Synopsis: Zac Efron, Miles Teller and Michael B. Jordan star in the R-rated comedy, That Awkward Moment, about three best friends who find themselves where we’ve all been – at that confusing “moment” in every dating relationship when you have to decide “So…where is this going?”
Release Date: January 31, 2014 MPAA Rating: PG-13
Genre(s): Romantic Comedy,
In the opening narration to That Awkward Moment, Zac Efron’s character Jason tells audiences all they need to know about the film they’re about to watch. He curses, mutters some funny quip about the nature of relationships, and then moves backwards. His narration is awkward, predictable, and unnecessarily crude – all applicable descriptors for That Awkward Moment as a whole.
In the film, Jason and his two friends Daniel (Miles Teller) and Mikey (Michael B. Jordan) relish their time in their late 20s, trying to add as many girls as they can to their “roster.” For Mikey, who is fresh out of a relationship, the idea of getting back into dating seems daunting, but Daniel and Jason assure him that they will be brothers in single-hood, choosing to shun any potential relationships that come their way. Of course, those plans don’t quite work out for any of the three men, as each must deal with girls who pose a threat to their deal. And, conversely, will said deal impact the relationships these three men find themselves involved in?
For a film that features three of the brightest young talents out there, That Awkward Moment feels like a ton of wasted potential. It all starts with the overly predictable, and borderline silly, premise, and doesn’t evolve much from there. Where the film tries to set itself apart is in its raunchy, R-rated comedy, but any crude jokes feel out of place compared to the extremely cheesy dialogue and unbelievably rote story beats. In a lot of ways That Awkward Moment feels like a calculated play at both sexes, but in doing so it runs the risk of losing each. Efron, Teller, and Jordan will certainly charm the female viewers, but a distinctly male approach to the film’s humor might be off-putting. On the flip side, male viewers won’t have a hard time connecting with the three male protagonists, but the eye roll inducing moments of romance will be hard for them to tolerate.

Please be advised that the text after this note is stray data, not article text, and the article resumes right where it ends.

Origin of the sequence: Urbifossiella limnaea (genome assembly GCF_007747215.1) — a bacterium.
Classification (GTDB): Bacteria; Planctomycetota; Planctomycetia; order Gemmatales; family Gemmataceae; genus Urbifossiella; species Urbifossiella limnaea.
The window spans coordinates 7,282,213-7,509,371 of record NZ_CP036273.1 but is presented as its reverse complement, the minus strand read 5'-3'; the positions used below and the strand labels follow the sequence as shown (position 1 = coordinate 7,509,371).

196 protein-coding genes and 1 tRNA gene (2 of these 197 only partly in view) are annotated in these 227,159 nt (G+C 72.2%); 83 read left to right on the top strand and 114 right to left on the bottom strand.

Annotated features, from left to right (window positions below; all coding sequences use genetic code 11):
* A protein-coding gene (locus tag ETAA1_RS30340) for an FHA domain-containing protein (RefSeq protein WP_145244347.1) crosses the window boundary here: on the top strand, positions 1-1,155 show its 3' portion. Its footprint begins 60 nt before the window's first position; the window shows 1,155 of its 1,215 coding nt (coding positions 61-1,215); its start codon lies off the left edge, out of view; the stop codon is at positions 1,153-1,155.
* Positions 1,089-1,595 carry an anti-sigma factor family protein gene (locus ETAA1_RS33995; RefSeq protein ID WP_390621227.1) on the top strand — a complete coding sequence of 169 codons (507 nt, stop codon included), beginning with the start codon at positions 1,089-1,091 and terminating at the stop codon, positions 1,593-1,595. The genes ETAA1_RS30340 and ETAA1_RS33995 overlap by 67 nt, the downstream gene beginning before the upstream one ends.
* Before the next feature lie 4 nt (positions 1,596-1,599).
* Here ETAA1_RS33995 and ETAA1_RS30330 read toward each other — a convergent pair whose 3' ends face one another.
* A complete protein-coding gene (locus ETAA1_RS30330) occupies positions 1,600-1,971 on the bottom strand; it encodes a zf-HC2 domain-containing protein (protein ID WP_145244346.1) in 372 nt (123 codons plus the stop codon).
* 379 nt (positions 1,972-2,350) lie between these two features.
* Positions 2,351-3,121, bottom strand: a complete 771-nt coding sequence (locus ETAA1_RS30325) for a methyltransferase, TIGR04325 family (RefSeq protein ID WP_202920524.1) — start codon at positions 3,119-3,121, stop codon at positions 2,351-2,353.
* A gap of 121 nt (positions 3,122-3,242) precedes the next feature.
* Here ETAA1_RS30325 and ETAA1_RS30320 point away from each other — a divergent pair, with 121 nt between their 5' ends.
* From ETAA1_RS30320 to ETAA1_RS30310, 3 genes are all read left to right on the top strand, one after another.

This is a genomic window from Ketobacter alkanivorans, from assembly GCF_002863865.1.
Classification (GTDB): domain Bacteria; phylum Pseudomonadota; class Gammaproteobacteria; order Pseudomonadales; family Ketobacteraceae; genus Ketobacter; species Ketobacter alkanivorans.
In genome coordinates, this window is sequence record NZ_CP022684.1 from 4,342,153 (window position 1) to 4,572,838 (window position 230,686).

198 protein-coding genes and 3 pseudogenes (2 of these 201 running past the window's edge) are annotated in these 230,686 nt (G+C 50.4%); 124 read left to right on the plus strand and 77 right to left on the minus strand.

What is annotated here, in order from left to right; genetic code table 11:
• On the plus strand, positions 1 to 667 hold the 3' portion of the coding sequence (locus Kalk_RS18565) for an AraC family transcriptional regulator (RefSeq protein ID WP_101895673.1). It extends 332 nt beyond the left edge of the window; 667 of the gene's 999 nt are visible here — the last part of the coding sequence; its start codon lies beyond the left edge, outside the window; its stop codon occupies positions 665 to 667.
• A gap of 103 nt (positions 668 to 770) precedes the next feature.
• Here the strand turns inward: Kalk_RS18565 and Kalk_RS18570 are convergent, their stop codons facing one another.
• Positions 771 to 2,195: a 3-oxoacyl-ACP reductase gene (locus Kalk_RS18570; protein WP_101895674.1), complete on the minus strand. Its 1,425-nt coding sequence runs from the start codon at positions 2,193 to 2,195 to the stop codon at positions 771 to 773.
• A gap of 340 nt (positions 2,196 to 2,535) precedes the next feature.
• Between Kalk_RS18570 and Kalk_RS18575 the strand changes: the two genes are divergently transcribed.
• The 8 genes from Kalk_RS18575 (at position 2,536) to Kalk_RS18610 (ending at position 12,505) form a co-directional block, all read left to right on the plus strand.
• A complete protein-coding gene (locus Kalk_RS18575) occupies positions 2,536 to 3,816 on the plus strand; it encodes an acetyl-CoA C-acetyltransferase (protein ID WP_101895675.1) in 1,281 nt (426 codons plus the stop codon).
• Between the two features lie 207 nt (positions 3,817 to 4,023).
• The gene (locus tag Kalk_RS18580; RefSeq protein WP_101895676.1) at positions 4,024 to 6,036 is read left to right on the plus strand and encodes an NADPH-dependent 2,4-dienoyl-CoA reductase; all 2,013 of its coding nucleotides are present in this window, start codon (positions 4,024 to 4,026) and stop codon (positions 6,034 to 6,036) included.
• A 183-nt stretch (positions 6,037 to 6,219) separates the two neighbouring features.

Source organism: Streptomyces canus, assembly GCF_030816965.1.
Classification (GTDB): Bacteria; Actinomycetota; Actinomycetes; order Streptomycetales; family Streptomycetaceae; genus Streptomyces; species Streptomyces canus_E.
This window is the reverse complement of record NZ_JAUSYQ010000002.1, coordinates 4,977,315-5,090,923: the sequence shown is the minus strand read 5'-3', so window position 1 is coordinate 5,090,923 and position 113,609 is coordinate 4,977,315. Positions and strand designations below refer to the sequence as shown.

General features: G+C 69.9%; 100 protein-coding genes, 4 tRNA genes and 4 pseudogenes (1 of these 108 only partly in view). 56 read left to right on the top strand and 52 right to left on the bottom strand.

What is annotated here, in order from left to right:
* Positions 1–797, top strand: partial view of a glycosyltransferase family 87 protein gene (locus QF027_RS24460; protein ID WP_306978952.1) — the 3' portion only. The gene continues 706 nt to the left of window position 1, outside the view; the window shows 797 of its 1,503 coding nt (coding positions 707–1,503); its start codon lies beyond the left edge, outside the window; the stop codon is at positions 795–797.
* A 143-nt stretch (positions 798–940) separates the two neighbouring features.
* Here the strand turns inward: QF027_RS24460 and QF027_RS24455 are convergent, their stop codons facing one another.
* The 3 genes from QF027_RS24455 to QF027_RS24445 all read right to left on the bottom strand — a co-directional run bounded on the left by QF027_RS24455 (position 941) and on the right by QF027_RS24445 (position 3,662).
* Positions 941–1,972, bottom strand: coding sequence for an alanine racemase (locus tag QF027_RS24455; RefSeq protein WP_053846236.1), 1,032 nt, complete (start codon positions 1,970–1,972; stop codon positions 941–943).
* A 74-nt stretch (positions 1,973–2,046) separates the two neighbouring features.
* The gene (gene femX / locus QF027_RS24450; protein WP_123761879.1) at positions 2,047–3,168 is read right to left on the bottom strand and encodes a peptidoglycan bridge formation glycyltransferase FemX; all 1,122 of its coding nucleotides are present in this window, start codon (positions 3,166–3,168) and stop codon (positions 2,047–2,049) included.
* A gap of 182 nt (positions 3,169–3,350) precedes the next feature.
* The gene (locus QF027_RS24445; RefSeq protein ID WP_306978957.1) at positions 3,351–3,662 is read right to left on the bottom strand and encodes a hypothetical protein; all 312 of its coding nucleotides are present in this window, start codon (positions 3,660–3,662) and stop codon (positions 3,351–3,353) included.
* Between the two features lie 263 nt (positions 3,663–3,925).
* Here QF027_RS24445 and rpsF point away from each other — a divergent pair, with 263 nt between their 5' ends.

Still, the three leads make the best of what they are given. Michael B. Jordan and Miles Teller are particularly charismatic and show a great knack for comedic timing; it’s just a shame that both actors’ storylines take a back seat to the main love story between Efron’s Jason and Imogen Poots’ Ellie. Speaking of Efron, he’s fine as Jason, but he more or less plays the same character we’ve seen him play before.
What That Awkward Moment seeks to offer and what it inevitably delivers unfortunately never coalesce into the same idea. When it’s funny, it takes on a tone that doesn’t gel with the super saccharine romance. And when it’s romantic…well…it’s pretty cheesy. Fans of the film’s main actors might find some entertainment, doubly so if romantic comedies are their genre of choice. And even though the raunchy tone feels supremely out of place, the comedy still resonates enough to get some truly memorable laughs. Still, for a film that’s all about indecision when faced with a choice, That Awkward Moment clearly couldn’t make up its mind about what film it wants to be.
As a raunchy comedy, That Awkward Moment generates some big and unexpected laughs. The film certainly goes for it, and thankfully the cast is right along for the ride. Granted, some of the jokes come across as independent musings on the male psyche, but those are minor gripes as far as the humor is concerned.
The real downfall of That Awkward Moment is its unpredictable ebb and flow between the raunchy and the romantic. There’s no balance here – the film simply wafts between sensibilities without rhyme or reason. In one scene, Zac Efron is wearing an over-sized dildo in front of a character, and in another, news arrives that said character is dead. Strange.
All told it is conceivable that someone would walk into That Awkward Moment and come out satisfied with the comedy, but they will have done so begrudgingly; trying to find positives in what is a fairly run-of-the-mill film with some slightly notable elements.
Cast and Crew
- Director(s): Tom Gormican
- Screenwriter(s): Tom Gormican
- Cast: Zach Efron (Jason)Miles Teller (Daniel)Michael B. Jordan (Mikey) Imogen Poots (Ellie)Mackenzie Davis (Chelsea)
- Editor(s): Shawn Paper
- Cinematographer: Brandon Trost
- Production Designer(s):
- Costume Designer:
- Casting Director(s):
- Music Score: David Torn
- Music Performed By:
- Country Of Origin: USA